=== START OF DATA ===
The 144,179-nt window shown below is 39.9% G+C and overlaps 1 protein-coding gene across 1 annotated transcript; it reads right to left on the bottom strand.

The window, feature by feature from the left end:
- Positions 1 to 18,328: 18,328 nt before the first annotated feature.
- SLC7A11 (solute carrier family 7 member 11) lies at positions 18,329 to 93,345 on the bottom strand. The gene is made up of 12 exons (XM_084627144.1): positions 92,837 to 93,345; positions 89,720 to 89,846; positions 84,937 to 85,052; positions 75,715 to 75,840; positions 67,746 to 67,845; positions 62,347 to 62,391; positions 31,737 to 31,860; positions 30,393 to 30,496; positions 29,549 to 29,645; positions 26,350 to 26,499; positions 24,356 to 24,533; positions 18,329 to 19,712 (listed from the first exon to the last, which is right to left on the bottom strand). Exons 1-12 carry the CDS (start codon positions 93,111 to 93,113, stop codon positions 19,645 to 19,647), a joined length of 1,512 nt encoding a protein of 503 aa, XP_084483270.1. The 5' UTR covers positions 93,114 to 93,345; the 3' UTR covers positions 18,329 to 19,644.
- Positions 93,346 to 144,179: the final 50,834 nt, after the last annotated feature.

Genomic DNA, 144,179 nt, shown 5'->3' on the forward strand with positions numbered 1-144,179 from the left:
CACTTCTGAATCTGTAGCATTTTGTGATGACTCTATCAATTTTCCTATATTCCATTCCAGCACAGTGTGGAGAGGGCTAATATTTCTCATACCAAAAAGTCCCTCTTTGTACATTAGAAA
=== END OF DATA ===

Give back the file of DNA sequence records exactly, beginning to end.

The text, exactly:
The 144,179-nt window shown below is 39.9% G+C and overlaps 1 protein-coding gene across 1 annotated transcript; it reads right to left on the bottom strand.

The window, feature by feature from the left end:
- Positions 1 to 18,328: 18,328 nt before the first annotated feature.
- SLC7A11 (solute carrier family 7 member 11) lies at positions 18,329 to 93,345 on the bottom strand. The gene is made up of 12 exons (XM_084627144.1): positions 92,837 to 93,345; positions 89,720 to 89,846; positions 84,937 to 85,052; positions 75,715 to 75,840; positions 67,746 to 67,845; positions 62,347 to 62,391; positions 31,737 to 31,860; positions 30,393 to 30,496; positions 29,549 to 29,645; positions 26,350 to 26,499; positions 24,356 to 24,533; positions 18,329 to 19,712 (listed from the first exon to the last, which is right to left on the bottom strand). Exons 1-12 carry the CDS (start codon positions 93,111 to 93,113, stop codon positions 19,645 to 19,647), a joined length of 1,512 nt encoding a protein of 503 aa, XP_084483270.1. The 5' UTR covers positions 93,114 to 93,345; the 3' UTR covers positions 18,329 to 19,644.
- Positions 93,346 to 144,179: the final 50,834 nt, after the last annotated feature.

Genomic DNA, 144,179 nt, shown 5'->3' on the forward strand with positions numbered 1-144,179 from the left:
CACTTCTGAATCTGTAGCATTTTGTGATGACTCTATCAATTTTCCTATATTCCATTCCAGCACAGTGTGGAGAGGGCTAATATTTCTCATACCAAAAAGTCCCTCTTTGTACATTAGAAA